a–c, Temperature-dependent magneto-resistance ΔR of device D1 at gate-voltage-induced carrier densities of n = −2.08 × 1012 cm−2 (a), n = −1.00 × 1012 cm−2 (b) and n = 0.19 × 1012 cm−2 (c). The temperatures are, from dark to bright, 0.3 K, 1.7 K, 4.2 K and 10.7 K. d, Oscillation amplitudes of the most prominent peaks in a–c. The curves are fitted according to the Lifshitz–Kosevich formula (equation (4)). e, Magneto-conductance G of device D1 (measured at 0.3 K) plotted versus n and 1/B. f, The same data with a polynomial background in B removed for each density. The green boxes denote the range of densities for the half-filling states. At densities beyond the half-filling states, the oscillations do not converge at the Dirac point, but instead at the half-filling states.
a, Magneto-conductance G in device D3 (θ = 1.12°) versus n and B. The primary features at the superlattice gaps ±ns and the half-filling states ±ns/2 are essentially identical to those for device D1. b, c, Four-probe (b; Gxx) and two-probe (c; G2) conductance measured in device D4 (θ = 1.16°) at 0.3 K. The coloured vertical bars and the corresponding numbers indicate the associated integer filling inside each unit cell of the moiré pattern. As well as the half-filling states (±2), we also observe weak drops in the four-probe conductivity that point to three-quarter-filling states at ±3. d, e, Hall measurement in device D4 at various temperatures: the Hall coefficients RH (d) and the Hall density nH = −1/(eRH) (e). The coloured vertical bars and the corresponding numbers are as in b and c. The x axis is the gate-induced total charge density n, whereas the Hall density nH and its sign indicate the number density and characteristic (electron-like or hole-like) curve of the carriers being transported.
a, Temperature dependence of the conductance G of device D1 from 0.3 K to 300 K. b, The conductance versus temperature at five characteristic carrier densities, labelled A± (superlattice gaps), B± (above and below the Dirac point) and D (the Dirac point) in a. The arrow denotes the temperature above which the conductances at B± merge with that of D. The solid lines accompanying the A± traces are Arrhenius fits to the data. The thermal activation gaps of the superlattice insulating states at A± can be obtained by fitting the temperature dependence of the conductance at these densities. See ref. 13 for a detailed discussion about the superlattice gaps in non-magic-angle devices. The fit to the Arrhenius formula exp[−Δ/(2kT)] yields Δ− = 32 meV for the A– gap and Δ+ = 40 meV for the A+ gap. For comparison, the same gaps measured in θ = 1.8° TBG are slightly larger, Δ− = 50 meV and Δ+ = 60 meV for the gaps at negative and positive densities, respectively13. c, Magneto-conductance in device D1 as a function of gate-induced charge density n and perpendicular magnetic field B. d, Magneto-conductance in device D1 measured as a function of n and in-plane magnetic field B‖. The in-plane measurement is made at a higher temperature of about 2 K. Combined with the degradation of the sample quality that resulted from the thermal cycling that was necessary to change the field orientation, the half-filling states are not as well developed as in the previous measurements. However, the gradual suppression of the half-filling states is still unambiguously observed when B‖ is above about 6 T, slightly higher but similar to the approximately 4–6-T threshold for the perpendicular field (see c and Fig. 4a, b). The red and blue arrows point to the p-side and n-side half-filling states, respectively.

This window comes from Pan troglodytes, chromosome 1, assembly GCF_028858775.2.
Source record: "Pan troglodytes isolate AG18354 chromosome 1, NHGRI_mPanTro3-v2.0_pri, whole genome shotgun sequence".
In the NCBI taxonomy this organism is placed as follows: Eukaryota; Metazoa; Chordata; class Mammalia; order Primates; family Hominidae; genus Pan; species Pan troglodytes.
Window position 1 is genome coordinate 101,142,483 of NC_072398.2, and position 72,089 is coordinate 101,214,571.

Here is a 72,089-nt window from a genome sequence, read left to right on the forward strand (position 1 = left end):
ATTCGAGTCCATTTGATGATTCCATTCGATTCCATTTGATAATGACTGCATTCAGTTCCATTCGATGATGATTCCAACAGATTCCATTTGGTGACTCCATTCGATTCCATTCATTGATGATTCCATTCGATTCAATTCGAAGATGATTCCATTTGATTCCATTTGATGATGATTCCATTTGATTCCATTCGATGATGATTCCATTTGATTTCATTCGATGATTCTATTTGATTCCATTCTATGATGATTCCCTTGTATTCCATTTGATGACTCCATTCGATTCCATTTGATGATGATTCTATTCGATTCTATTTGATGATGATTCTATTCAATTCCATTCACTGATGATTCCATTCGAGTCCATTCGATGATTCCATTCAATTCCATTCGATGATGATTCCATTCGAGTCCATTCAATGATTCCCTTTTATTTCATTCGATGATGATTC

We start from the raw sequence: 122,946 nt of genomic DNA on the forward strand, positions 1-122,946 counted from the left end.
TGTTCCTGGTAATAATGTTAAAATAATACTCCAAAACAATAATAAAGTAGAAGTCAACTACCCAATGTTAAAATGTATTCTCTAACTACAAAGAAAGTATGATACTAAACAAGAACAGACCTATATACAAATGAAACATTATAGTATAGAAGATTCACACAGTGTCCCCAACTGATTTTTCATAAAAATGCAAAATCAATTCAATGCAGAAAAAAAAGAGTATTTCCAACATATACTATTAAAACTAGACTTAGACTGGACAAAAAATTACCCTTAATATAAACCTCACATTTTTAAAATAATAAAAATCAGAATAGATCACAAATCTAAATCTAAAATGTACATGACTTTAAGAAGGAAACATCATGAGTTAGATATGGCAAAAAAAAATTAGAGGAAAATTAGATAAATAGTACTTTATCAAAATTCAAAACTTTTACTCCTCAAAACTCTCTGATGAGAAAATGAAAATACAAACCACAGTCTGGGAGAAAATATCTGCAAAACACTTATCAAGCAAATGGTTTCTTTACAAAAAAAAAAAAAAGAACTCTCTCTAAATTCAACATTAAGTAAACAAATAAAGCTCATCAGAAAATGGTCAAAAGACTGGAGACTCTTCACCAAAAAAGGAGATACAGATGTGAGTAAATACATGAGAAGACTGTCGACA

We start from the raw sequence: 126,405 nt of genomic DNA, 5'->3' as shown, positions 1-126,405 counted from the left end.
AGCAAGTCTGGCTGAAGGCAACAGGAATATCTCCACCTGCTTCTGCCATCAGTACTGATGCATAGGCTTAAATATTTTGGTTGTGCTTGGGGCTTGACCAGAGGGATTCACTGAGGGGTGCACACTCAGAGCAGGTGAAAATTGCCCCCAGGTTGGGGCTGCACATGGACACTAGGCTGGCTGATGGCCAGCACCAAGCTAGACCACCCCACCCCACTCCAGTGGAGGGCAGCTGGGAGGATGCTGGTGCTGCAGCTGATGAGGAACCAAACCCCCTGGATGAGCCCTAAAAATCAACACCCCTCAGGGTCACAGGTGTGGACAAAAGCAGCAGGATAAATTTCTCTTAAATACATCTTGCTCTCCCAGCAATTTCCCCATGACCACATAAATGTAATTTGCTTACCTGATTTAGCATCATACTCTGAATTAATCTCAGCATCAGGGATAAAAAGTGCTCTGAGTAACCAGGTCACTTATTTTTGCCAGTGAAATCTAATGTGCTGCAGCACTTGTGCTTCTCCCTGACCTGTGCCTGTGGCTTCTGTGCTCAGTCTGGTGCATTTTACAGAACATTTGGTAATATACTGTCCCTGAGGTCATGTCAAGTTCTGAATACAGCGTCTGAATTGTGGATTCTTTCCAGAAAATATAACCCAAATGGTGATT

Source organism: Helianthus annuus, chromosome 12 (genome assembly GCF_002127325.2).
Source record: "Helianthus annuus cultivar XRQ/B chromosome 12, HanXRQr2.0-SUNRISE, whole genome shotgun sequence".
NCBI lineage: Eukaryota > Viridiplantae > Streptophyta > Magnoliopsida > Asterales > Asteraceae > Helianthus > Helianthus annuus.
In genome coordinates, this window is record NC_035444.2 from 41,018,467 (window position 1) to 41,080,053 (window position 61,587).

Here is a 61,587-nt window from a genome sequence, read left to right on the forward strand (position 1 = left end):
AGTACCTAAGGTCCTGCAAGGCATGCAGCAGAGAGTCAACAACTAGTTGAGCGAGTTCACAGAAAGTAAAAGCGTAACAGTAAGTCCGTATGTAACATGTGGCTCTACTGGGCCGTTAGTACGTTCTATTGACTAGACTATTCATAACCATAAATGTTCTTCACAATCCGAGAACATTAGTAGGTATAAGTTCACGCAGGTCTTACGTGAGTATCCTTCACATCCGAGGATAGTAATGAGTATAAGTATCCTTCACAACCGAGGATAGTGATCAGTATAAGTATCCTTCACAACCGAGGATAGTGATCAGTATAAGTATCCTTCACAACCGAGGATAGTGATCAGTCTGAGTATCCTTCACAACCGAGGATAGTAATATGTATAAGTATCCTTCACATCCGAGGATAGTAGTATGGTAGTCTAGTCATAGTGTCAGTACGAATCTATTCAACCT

a, b, Single-particle DOS in TBG at θ = 1.08°, on linear (a) and logarithmic (b) scales. The red dashed lines denote the energy at which the lower and upper flat bands are half-filled. The results are obtained numerically using a continuum model6.
a–d, Resistivity ρxx (resistance R for the θ = 1.08° device) measurements for four samples with different twist angles: θ = 1.38° (a), θ = 1.08° (b), θ = 0.75° (c) and θ = 0.65° (d). The filled arrows highlight superlattice features at ±ns and open arrows highlight ±2ns features that may correspond to features reported in ref. 17. So far, we have observed the half-filling states only in devices that have twist angles within 0.1° of the first magic angle. e, Magneto-conductance data (derivative with respect to n; dG/dn) of device D1 (θ = 1.08°) measured at 4 K. The dashed lines label the main (green) and satellite (blue) Landau fans. From the convergence point of the blue fans, we can accurately determine the superlattice density ns and thus θ, with an uncertainty of about 0.02°. f, Hofstadter’s oscillation manifested as periodic crossings of Landau levels in 1/B. Data shown is the magneto-conductance (derivative with respect to n; dG/dn) of device D3 (θ = 1.12°). The horizontal lines have a uniform spacing of 0.033 ± 0.001 T−1, which corresponds to θ = 1.12° ± 0.01°.
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Cao, Y., Fatemi, V., Demir, A. et al. Correlated insulator behaviour at half-filling in magic-angle graphene superlattices. Nature 556, 80–84 (2018). https://doi.org/10.1038/nature26154